New coating could have big implications for lithium batteries

New Argonne coating could have big implications for lithium batteries
Argonne scientists have developed a new coating (shown in blue) for battery cathodes that can improve the electronic and ionic conductivity of a battery while improving its safety and cycling performance. Credit: Argonne National Laboratory

Building a better lithium-ion battery involves addressing a myriad of factors simultaneously, from keeping the battery's cathode electrically and ionically conductive to making sure that the battery stays safe after many cycles.

In a new discovery, scientists at the U.S. Department of Energy's (DOE) Argonne National Laboratory have developed a new by using an oxidative chemical vapor deposition technique that can help solve these and several other potential issues with all in one stroke.

"The coating we've discovered really hits five or six birds with one stone." Khalil Amine, Argonne distinguished fellow and scientist.

In the research, Amine and his fellow researchers took particles of Argonne's pioneering nickel-manganese-cobalt (NMC) cathode material and encapsulated them with a sulfur-containing polymer called PEDOT. This polymer provides the cathode a layer of protection from the battery's electrolyte as the battery charges and discharges.

Unlike conventional coatings, which only protect the exterior surface of the micron-sized cathode particles and leave the interior vulnerable to cracking, the PEDOT coating had the ability to penetrate to the cathode particle's interior, adding an additional layer of shielding.

In addition, although PEDOT prevents the chemical interaction between the battery and the electrolyte, it does allow for the necessary transport of lithium ions and electrons that the battery requires in order to function.

"This coating is essentially friendly to all of the processes and chemistry that makes the battery work and unfriendly to all of the potential reactions that would cause the battery to degrade or malfunction," said Argonne chemist Guiliang Xu, the first author of the research.

The coating also largely prevents another reaction that causes the battery's cathode to deactivate. In this reaction, the converts to another form called spinel. "The combination of almost no spinel formation with its other properties makes this coating a very exciting material," Amine said.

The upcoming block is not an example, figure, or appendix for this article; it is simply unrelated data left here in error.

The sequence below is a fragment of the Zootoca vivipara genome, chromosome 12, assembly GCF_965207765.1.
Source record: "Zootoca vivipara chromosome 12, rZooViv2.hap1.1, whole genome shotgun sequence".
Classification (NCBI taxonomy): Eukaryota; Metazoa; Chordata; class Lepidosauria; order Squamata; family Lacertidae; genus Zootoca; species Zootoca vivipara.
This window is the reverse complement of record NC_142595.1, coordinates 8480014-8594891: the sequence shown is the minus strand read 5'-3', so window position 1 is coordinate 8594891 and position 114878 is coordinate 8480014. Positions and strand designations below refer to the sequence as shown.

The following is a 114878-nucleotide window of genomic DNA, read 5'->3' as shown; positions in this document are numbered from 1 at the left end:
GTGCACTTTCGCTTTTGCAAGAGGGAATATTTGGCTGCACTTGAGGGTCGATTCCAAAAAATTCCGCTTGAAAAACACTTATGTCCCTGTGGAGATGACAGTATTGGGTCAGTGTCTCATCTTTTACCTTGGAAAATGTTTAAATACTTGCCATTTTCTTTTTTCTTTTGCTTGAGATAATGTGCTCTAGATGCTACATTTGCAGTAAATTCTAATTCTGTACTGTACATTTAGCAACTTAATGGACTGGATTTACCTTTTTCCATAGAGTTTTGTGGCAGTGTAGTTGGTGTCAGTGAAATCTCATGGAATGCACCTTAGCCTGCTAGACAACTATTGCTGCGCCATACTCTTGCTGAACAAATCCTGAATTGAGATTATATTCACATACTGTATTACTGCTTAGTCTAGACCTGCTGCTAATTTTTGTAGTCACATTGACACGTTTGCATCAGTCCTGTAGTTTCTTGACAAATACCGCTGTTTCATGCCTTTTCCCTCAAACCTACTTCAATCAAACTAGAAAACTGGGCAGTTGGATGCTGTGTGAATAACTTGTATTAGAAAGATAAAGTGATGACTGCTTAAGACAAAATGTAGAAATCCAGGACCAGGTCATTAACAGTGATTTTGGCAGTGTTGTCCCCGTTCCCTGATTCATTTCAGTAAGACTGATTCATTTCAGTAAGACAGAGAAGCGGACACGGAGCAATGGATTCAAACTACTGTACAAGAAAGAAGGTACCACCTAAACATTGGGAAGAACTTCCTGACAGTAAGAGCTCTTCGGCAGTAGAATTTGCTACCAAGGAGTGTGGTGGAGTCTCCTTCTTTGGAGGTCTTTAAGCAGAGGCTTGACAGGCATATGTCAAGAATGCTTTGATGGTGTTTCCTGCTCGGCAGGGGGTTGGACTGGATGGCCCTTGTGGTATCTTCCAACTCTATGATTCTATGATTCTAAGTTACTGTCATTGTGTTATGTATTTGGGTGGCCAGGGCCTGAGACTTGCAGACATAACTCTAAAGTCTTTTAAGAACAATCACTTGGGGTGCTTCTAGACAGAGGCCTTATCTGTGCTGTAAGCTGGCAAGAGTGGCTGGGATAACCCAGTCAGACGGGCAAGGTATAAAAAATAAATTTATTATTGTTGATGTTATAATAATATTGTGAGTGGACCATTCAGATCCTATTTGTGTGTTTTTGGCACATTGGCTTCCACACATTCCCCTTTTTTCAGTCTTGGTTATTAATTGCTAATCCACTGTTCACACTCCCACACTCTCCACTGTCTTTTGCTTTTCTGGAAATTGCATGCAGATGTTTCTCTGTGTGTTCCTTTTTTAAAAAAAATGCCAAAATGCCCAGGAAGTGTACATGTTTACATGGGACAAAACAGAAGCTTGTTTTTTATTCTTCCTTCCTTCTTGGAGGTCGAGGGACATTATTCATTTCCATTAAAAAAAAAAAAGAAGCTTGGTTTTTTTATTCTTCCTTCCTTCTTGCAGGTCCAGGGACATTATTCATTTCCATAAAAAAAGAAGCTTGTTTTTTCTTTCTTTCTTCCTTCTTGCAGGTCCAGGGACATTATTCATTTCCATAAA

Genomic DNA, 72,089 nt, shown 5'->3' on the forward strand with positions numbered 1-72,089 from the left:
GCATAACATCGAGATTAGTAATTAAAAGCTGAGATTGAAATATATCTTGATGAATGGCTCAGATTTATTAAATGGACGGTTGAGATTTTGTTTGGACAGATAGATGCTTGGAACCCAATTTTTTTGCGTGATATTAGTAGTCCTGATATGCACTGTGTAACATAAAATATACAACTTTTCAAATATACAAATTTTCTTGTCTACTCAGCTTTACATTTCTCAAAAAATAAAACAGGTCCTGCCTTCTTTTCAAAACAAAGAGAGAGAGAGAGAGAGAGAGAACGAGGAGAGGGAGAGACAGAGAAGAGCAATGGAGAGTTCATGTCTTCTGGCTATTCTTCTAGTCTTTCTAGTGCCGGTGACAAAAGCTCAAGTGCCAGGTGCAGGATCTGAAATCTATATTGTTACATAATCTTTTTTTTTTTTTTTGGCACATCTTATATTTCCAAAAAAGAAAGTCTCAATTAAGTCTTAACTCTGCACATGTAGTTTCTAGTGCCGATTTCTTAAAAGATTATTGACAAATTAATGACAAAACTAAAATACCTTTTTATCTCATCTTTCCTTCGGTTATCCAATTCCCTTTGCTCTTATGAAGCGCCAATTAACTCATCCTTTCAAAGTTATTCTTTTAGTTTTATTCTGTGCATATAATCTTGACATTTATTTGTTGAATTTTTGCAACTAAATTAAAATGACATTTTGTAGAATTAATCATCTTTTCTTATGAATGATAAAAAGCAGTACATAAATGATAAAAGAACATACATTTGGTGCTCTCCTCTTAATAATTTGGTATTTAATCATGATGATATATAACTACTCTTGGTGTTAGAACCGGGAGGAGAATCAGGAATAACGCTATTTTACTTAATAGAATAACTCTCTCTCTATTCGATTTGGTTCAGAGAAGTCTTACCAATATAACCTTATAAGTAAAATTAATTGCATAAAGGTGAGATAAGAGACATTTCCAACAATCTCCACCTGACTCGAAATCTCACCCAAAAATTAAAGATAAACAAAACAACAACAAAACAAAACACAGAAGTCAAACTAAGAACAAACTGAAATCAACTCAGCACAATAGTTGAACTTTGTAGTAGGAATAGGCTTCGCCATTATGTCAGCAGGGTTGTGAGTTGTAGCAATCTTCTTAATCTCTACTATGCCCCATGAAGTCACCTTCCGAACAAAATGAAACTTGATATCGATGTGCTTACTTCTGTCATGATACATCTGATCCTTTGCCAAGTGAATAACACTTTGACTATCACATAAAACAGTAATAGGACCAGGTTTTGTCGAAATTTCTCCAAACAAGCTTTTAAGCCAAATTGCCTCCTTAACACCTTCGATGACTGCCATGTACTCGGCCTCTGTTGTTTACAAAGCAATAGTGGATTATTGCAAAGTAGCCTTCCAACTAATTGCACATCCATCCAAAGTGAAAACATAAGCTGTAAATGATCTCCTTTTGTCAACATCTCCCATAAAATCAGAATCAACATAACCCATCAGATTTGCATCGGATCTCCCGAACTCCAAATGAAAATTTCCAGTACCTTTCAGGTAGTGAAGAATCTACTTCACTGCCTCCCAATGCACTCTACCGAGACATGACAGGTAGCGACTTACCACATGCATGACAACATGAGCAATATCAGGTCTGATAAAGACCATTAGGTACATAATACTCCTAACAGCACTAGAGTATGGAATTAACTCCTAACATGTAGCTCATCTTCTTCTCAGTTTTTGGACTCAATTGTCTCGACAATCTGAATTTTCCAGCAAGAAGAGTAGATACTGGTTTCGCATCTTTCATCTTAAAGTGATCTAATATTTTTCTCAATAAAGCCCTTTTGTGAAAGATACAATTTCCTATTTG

The PEDOT material also demonstrated the ability to prevent oxygen release, a major factor for the degradation of NMC cathode materials at . "This PEDOT coating was also found to be able to suppress oxygen release during charging, which leads to better and also improves safety," Amine said.

Amine indicated that battery scientists could likely scale up the coating for use in nickel-rich NMC-containing batteries. "This polymer has been around for a while, but we were still surprised to see that it has all of the encouraging effects that it does," he said.

With the coating applied, the researchers believe that the NMC-containing batteries could either run at higher voltages—thus increasing their —or have longer lifetimes, or both.

To perform the research, the scientists relied on two DOE Office of Science User Facilities located at Argonne: the Advanced Photon Source (APS) and the Center for Nanoscale Materials (CNM). In situ high-energy X-ray diffraction measurements were taken at beamline 11-ID-C of the APS, and focused ion beam lithography and were performed at the CNM.

A paper based on the study, "Building ultra-conformal protective layers on both secondary and primary particles of layered lithium transition metal oxide cathodes," appeared in the May 13 online edition of Nature Energy.

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More information: Gui-Liang Xu et al, Building ultraconformal protective layers on both secondary and primary particles of layered lithium transition metal oxide cathodes, Nature Energy (2019). DOI: 10.1038/s41560-019-0387-1
Journal information: Nature Energy

Citation: New coating could have big implications for lithium batteries (2019, May 14) retrieved 19 May 2019 from
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May 14, 2019
This is the kind of application that will make electric vehicles and consumer electronics both more useful and safer at the same time. Hopefully, we will not find any negatives like forming toxic clouds if the batteries do end up being punctured and catching on fire.

May 15, 2019
Safety is not really an issue in batteries (there's FAR fewer fires in electric battery vehicles per mile driven than in fossil fuel ones - and we tolerate the level of fires for these old cars without much of a fuss by anyone)

SafeER is always good but not really a problem large enough that will lead to adoption of this process.
Longer lifetimes are also nice but currently not much of an issue, either. Particularly for cars batteries far outlast the average lifetime of the vehicle and are then still at useful capacities to serve another couple of decades in home or grid storage applications.

However, getting batteries to perform under higher voltages - which can reduce charging times - would be very welcome. Particularly for drivers who can't charge their car at home.

May 16, 2019
Where are the facts? % improvement etc?

All of the benefits mentioned above might only improve performance by 0.01% for all we know.

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